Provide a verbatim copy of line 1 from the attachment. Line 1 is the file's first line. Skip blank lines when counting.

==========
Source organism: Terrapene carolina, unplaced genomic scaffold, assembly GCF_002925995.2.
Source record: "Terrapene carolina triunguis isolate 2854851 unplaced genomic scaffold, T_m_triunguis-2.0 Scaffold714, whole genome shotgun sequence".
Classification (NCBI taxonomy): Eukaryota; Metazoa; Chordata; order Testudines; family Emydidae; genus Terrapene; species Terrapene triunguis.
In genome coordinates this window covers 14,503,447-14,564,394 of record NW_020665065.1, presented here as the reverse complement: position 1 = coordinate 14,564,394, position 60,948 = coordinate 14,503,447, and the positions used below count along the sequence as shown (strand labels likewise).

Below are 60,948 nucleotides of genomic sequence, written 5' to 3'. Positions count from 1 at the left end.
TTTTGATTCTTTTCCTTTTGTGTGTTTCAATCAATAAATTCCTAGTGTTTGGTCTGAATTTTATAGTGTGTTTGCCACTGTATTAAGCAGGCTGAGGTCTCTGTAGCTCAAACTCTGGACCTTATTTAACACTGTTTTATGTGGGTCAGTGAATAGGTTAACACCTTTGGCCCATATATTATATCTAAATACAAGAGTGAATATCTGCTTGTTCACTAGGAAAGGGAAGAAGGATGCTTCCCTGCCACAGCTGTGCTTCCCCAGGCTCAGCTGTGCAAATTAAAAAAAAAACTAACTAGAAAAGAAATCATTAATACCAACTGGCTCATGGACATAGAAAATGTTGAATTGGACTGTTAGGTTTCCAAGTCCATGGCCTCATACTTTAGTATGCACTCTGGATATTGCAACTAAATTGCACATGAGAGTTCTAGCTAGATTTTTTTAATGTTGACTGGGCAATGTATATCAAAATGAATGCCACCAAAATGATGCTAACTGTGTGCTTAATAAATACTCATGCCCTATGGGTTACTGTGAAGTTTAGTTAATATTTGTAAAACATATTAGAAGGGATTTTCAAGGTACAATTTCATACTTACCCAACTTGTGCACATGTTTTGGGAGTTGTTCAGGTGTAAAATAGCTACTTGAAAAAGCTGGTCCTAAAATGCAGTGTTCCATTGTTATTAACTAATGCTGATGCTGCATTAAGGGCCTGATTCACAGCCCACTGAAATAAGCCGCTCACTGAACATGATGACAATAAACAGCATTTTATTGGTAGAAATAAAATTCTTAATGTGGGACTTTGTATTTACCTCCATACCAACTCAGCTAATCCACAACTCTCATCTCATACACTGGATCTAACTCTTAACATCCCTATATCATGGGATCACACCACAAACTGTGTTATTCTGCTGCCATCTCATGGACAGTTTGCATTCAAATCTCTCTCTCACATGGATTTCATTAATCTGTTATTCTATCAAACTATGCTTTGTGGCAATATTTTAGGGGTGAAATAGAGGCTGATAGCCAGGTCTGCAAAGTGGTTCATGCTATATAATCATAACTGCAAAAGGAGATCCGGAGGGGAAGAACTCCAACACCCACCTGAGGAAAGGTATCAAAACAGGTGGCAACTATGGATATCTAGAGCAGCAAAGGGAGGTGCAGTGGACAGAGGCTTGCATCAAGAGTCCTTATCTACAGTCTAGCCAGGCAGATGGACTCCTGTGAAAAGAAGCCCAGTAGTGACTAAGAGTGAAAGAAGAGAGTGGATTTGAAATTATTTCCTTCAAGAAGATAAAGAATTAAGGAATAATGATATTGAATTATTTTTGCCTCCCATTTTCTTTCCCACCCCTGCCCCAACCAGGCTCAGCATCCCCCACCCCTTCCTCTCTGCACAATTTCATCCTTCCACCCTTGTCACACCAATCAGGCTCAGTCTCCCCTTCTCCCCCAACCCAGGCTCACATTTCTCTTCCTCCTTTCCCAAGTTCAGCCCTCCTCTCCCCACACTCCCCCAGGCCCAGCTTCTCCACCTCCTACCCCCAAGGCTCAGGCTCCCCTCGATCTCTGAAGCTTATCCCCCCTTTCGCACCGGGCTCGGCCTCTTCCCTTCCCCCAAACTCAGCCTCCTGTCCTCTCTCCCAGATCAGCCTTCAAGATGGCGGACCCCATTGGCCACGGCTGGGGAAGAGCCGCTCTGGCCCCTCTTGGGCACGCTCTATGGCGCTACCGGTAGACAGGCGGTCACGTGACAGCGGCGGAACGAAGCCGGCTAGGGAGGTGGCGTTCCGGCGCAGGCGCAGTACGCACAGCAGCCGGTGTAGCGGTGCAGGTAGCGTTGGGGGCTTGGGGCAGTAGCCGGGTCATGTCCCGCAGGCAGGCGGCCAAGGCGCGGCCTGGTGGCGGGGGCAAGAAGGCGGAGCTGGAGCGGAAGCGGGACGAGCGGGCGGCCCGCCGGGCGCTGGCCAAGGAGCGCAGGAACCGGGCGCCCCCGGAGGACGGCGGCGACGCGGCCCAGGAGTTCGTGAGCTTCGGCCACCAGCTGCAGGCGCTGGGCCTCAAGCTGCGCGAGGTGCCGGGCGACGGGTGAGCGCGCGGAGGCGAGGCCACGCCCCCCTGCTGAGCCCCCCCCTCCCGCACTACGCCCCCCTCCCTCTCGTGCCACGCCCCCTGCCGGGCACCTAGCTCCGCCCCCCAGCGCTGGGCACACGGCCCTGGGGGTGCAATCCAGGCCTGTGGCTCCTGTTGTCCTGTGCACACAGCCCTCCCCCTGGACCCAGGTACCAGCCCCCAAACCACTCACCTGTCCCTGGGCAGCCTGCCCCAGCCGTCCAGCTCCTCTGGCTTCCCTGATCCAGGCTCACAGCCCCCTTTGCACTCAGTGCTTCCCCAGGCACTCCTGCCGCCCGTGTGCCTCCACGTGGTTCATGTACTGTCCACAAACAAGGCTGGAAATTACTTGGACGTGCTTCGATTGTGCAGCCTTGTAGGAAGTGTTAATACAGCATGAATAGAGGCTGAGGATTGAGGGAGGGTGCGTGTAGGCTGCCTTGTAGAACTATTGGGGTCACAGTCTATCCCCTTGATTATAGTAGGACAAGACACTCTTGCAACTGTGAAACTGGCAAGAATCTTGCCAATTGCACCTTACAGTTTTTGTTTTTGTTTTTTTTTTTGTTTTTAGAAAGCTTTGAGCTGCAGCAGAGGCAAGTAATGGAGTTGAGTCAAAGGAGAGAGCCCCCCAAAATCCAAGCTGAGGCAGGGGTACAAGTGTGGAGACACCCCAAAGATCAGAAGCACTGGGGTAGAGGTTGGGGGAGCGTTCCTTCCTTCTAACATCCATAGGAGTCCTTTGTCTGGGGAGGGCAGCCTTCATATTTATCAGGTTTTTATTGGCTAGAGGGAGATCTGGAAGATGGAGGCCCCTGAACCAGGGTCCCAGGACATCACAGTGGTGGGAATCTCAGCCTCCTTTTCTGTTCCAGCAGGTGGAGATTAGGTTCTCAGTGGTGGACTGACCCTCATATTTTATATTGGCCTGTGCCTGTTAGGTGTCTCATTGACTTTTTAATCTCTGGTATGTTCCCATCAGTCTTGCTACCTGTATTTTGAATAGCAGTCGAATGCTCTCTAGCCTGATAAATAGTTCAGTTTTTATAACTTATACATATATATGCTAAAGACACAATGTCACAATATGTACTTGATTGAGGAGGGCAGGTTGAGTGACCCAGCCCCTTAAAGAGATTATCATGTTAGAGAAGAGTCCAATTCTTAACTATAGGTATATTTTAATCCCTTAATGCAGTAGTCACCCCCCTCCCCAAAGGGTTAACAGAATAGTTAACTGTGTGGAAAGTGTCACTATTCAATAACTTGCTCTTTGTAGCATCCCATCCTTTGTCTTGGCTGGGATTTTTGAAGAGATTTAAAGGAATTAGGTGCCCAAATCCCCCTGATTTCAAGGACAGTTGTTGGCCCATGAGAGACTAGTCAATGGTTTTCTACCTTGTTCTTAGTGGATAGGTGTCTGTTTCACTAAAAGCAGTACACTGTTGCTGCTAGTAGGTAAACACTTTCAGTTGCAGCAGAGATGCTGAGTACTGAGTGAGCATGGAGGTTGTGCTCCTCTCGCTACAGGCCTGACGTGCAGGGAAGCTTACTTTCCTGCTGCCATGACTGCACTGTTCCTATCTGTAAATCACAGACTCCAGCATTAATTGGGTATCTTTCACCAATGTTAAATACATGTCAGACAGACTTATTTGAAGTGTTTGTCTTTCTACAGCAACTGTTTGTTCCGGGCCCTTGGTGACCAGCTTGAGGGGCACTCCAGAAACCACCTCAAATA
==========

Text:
Source organism: Terrapene carolina, unplaced genomic scaffold, assembly GCF_002925995.2.